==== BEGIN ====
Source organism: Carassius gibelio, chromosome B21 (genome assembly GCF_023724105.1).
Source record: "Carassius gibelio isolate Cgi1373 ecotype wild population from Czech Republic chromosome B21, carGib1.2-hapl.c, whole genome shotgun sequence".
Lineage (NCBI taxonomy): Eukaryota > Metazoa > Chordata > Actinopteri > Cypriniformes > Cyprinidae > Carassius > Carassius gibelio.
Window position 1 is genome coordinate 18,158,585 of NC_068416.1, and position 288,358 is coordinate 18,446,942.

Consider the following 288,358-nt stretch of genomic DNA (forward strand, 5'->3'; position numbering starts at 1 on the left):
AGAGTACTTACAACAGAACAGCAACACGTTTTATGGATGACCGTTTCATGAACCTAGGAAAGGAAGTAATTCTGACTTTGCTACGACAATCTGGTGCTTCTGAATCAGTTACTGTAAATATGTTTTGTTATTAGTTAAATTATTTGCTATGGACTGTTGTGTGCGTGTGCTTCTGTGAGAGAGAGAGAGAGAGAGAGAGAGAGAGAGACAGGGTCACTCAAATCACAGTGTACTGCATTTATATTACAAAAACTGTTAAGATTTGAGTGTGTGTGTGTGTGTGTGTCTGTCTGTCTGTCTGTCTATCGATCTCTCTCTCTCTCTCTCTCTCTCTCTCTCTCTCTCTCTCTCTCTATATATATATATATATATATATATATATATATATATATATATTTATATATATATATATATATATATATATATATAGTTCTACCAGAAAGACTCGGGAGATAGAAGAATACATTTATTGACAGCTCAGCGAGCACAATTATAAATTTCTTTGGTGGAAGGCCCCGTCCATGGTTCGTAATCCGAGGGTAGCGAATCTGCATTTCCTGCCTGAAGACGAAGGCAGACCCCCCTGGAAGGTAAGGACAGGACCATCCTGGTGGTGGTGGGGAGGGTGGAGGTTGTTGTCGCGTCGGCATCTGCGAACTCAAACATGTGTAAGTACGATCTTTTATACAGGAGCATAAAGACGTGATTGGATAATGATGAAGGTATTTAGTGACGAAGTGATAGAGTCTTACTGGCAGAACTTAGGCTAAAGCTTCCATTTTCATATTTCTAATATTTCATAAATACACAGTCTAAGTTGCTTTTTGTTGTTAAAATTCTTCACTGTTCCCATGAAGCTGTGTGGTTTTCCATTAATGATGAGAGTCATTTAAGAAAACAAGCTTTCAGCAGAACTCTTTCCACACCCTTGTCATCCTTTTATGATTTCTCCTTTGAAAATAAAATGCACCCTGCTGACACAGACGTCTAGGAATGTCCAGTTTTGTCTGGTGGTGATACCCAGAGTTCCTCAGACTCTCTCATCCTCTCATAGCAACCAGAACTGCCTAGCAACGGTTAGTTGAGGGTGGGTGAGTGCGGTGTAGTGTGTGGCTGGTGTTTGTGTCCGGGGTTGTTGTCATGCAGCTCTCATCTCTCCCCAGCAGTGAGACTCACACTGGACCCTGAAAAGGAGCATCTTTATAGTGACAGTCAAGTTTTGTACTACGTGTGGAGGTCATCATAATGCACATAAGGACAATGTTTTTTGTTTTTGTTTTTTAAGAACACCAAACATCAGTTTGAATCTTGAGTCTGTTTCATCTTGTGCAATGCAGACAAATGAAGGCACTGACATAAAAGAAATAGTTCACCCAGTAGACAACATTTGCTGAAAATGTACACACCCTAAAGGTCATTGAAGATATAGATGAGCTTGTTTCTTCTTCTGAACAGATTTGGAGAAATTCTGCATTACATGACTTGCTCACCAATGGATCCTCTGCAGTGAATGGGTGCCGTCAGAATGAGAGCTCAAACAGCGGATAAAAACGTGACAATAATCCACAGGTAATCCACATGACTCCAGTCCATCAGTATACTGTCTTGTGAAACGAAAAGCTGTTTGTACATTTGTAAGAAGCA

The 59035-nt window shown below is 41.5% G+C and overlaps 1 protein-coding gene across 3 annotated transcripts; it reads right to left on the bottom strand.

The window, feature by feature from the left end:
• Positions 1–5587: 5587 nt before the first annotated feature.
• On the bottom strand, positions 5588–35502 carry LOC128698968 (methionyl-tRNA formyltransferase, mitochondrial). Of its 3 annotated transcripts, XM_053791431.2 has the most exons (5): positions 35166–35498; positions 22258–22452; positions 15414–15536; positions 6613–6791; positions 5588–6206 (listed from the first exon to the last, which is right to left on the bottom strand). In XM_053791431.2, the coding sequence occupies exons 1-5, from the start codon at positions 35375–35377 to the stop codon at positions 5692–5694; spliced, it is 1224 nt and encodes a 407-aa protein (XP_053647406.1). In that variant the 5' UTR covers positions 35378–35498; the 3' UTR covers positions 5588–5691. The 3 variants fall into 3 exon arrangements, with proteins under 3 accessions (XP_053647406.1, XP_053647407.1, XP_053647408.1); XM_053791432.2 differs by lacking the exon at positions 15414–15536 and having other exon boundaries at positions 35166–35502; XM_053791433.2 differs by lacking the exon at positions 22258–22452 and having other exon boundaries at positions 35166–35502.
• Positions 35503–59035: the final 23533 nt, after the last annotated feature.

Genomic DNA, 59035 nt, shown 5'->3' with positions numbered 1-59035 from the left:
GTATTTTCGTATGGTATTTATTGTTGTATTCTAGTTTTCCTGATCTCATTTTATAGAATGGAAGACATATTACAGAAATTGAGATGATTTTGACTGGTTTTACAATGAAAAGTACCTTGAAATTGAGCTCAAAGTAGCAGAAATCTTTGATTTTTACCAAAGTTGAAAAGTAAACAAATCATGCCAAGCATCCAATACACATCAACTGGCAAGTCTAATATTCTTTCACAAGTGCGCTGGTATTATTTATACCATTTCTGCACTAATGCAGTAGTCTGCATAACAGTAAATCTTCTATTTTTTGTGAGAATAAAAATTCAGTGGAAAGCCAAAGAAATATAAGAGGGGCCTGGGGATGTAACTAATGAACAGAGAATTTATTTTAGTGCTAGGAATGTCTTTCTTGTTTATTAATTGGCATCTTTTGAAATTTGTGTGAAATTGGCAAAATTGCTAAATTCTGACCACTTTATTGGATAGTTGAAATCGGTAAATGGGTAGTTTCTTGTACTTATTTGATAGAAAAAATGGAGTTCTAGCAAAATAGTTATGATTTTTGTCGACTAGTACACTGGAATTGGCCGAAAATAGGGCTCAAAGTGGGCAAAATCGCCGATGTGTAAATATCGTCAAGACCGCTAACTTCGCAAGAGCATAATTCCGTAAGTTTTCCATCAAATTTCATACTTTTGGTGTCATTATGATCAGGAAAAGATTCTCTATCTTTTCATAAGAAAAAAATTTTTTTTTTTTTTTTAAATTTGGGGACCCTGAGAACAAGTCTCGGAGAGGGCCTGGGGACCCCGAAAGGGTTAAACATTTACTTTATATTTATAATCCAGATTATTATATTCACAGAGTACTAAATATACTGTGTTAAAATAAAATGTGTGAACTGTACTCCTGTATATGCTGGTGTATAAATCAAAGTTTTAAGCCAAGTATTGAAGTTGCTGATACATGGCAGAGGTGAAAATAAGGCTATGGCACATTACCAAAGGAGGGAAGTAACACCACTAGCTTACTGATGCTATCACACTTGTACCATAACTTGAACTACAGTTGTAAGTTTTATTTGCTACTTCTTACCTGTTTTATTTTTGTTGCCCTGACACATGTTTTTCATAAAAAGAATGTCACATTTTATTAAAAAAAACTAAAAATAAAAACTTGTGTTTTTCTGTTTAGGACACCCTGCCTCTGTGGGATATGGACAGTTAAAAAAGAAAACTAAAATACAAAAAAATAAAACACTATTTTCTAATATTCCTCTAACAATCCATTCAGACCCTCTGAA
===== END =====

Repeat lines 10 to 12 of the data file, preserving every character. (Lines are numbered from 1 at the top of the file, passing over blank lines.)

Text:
• On the bottom strand, positions 5588–35502 carry LOC128698968 (methionyl-tRNA formyltransferase, mitochondrial). Of its 3 annotated transcripts, XM_053791431.2 has the most exons (5): positions 35166–35498; positions 22258–22452; positions 15414–15536; positions 6613–6791; positions 5588–6206 (listed from the first exon to the last, which is right to left on the bottom strand). In XM_053791431.2, the coding sequence occupies exons 1-5, from the start codon at positions 35375–35377 to the stop codon at positions 5692–5694; spliced, it is 1224 nt and encodes a 407-aa protein (XP_053647406.1). In that variant the 5' UTR covers positions 35378–35498; the 3' UTR covers positions 5588–5691. The 3 variants fall into 3 exon arrangements, with proteins under 3 accessions (XP_053647406.1, XP_053647407.1, XP_053647408.1); XM_053791432.2 differs by lacking the exon at positions 15414–15536 and having other exon boundaries at positions 35166–35502; XM_053791433.2 differs by lacking the exon at positions 22258–22452 and having other exon boundaries at positions 35166–35502.
• Positions 35503–59035: the final 23533 nt, after the last annotated feature.

Genomic DNA, 59035 nt, shown 5'->3' with positions numbered 1-59035 from the left: